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End of 2008 and start of 2009




One job before winter …


… was to build a shed for the bench saw to cope with the ever increasing Smoking Wood demands. I bought some scaffold poles off the Blacksmith as they were clearing out and constructed with Brian’s help a frame.


I then dragged my mate Drew down to put the roof on square (we’ve cocked this up in the past ) and to finish it nicely. The scaffold poles were nice and cheap but the secondhand clamps from the local scrappie were a fiver each so it doubled the cost. I was rather miffed to learn from Drew that you can buy new ones for £1.89!


The tractor amongst …


... it’s many uses also became a mobile work platform. I’ve made the shed very high so I can back the tractor in, actually you could probably back a small lorry in but better safe than sorry, eh.


Wasn't a big challenge for a talented bloke like Drew, though when we put the sides on a while after we were into the monsoon that became the Autumn and we both got very wet indeed. The woods got wetter and wetter as September became October and the working day shortened.

The next task …


…. was to get on and plank some of the spring Walnut. This was especially urgent as we had some good sales of our best stuff and the stock was looking a bit depleted. We also had the Apsley Sycamore that was too big to go on the saw. I badgered Rob into milling two sides of that and some great Cherry and we were able to get it on the saw.


Getting it on the saw …


… was one thing, cutting wide planks perfectly proved another. Despite forking out a few hundred quid earlier in the summer on the new clutch and re welding it was cutting like a pig. I suppose trying to plank hardwood with a pig is just asking for trouble but trouble we were in.


We tried new blades, tightening this and loosening that and still it dived and cut unevenly. It was back to the manual and eventually to a new set of bearings at even more cost from overseas.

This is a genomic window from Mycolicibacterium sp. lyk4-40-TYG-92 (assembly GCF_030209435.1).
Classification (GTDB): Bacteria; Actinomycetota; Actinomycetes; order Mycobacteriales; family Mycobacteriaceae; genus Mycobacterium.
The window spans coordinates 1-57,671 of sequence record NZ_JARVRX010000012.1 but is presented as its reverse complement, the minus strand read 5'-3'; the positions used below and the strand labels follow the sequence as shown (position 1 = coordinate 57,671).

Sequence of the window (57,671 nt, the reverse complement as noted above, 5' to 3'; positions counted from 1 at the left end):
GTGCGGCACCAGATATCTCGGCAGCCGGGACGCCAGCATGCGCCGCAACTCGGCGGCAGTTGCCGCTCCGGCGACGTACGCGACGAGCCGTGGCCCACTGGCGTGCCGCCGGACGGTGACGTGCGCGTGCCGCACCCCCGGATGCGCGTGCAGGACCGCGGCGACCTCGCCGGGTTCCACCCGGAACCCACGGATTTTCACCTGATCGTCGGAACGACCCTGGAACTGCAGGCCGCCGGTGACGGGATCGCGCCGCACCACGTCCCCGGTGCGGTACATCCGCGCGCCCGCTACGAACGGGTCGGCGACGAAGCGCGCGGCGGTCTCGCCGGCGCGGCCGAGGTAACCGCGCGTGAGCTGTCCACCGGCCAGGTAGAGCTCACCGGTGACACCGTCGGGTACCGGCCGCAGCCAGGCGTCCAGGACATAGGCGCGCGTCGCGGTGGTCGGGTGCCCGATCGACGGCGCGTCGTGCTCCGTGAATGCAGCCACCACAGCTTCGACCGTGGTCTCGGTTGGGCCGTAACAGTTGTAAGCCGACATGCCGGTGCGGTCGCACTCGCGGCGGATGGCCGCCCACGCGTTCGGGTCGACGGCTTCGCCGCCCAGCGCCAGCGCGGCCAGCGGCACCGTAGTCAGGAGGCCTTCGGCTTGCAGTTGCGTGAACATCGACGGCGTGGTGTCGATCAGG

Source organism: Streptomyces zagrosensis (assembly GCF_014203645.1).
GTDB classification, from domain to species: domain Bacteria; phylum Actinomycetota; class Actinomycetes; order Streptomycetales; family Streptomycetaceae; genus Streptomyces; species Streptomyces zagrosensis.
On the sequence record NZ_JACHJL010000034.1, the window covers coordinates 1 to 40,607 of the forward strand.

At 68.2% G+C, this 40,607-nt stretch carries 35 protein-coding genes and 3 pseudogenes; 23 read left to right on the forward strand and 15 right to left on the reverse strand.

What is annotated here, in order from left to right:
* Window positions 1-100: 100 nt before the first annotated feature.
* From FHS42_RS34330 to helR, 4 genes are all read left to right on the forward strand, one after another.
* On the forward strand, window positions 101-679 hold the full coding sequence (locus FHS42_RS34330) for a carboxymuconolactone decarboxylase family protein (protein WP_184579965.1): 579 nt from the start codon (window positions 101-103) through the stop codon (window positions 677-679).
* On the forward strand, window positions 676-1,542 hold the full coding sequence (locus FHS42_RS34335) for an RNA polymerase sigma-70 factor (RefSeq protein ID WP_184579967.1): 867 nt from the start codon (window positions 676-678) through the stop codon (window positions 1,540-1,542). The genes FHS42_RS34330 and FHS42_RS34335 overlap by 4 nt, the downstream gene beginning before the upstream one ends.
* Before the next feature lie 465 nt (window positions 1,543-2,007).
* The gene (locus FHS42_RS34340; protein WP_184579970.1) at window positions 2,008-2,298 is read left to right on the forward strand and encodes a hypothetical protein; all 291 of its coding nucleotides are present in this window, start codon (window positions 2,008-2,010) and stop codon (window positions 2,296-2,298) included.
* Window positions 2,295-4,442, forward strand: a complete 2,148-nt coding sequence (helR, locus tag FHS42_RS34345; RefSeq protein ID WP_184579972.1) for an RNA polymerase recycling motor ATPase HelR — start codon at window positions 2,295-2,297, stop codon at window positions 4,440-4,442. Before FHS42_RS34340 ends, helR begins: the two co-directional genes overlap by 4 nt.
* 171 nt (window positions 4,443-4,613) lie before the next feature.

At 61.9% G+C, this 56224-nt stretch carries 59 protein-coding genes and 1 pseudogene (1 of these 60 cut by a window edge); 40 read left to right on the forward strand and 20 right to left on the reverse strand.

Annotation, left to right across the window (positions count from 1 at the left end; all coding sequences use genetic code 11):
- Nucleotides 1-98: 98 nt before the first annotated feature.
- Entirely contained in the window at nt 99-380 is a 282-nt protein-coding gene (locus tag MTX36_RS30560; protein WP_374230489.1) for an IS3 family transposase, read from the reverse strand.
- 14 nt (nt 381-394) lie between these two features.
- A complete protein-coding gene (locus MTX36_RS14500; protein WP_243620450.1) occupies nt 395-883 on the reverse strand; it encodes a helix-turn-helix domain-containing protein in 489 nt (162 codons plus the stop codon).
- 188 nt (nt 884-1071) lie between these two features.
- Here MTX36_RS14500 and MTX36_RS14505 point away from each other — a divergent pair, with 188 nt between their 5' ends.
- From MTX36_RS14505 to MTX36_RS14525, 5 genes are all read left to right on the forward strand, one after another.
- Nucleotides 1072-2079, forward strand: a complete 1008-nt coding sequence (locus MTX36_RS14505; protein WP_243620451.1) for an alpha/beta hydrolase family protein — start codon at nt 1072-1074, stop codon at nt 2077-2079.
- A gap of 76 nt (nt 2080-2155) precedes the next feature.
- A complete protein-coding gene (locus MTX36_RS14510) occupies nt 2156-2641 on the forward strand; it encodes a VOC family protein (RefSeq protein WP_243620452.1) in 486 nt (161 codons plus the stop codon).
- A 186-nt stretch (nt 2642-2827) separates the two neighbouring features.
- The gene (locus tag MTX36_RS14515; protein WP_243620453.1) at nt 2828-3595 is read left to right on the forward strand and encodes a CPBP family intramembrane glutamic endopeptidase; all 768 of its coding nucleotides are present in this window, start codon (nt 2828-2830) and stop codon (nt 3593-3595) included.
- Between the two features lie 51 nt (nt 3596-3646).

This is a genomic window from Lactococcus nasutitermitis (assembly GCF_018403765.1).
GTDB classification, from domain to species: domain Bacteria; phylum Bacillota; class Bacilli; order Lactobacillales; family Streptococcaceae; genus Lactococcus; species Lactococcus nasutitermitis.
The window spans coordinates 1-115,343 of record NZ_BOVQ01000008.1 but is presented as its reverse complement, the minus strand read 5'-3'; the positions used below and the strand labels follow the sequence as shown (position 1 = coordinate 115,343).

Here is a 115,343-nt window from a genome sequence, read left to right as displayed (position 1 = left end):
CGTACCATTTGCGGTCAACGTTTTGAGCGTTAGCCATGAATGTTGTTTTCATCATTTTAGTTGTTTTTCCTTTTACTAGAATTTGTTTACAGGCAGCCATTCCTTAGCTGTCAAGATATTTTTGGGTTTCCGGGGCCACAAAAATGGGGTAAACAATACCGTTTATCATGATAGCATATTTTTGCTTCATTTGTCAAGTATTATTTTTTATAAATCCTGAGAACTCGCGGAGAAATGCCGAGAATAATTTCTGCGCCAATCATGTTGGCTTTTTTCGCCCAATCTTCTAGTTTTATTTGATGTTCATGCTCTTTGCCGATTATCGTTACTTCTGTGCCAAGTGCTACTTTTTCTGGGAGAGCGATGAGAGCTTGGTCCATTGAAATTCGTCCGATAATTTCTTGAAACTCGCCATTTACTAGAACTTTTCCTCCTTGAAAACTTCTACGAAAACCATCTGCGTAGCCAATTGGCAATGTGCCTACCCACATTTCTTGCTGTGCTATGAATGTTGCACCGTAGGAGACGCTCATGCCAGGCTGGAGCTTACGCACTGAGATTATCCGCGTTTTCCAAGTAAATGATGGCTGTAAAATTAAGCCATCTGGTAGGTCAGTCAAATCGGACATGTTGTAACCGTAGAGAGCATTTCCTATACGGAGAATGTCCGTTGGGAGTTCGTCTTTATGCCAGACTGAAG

Rather disappointingly the new …


… rollers didn’t help much though a new lubrication system worked well. We finally cracked it when we stopped putting new blades on and tried an old resharpened one and it was fine – the fault was in the brand new blades, a dodgy batch.


Rob appears to be milling voluntarily but I have a camera in one hand and a gun in the other.

By this time the leaves had ...


... turned and it was time for the annual stock take. The end of October marked ten years of me dabbling in the wood business, during which I have learned a lot, sweated a lot more and have broken almost as many things as Brian.


One of the things that breaks down without any help is the Landrover, as many customers have experienced. Repairs in the last year or so were getting beyond a joke and I made the decision to let the old girl go as soon as a replacement was ready.


The replacement is a bit of a ...


... stop gap in that although half the age of the Landy it's still ten years old and even more battered. It's a Nissan pick up that has served my farmer brother in law, Martin well and will give me time to find the right vehicle for the next ten years.


It's only a two seater so as I sometimes take more than one person up the track to the woods that could be a problem but I have already decided that a twin cab pick up is not the right thing as the 4 foot of pick up room is no good for planks.


Farewell ol' friend that time has come when you've peed me off breaking down once too often!

November was as miserable as ...


... ever and still wet so we kept away from the wood as much as possible. Brian was helping Mark at the sawmill and we got quite a few cube of decent Oak cut and stacked to dry. The old stuff continues to sell and we are short on seasoned 2-4" stuff.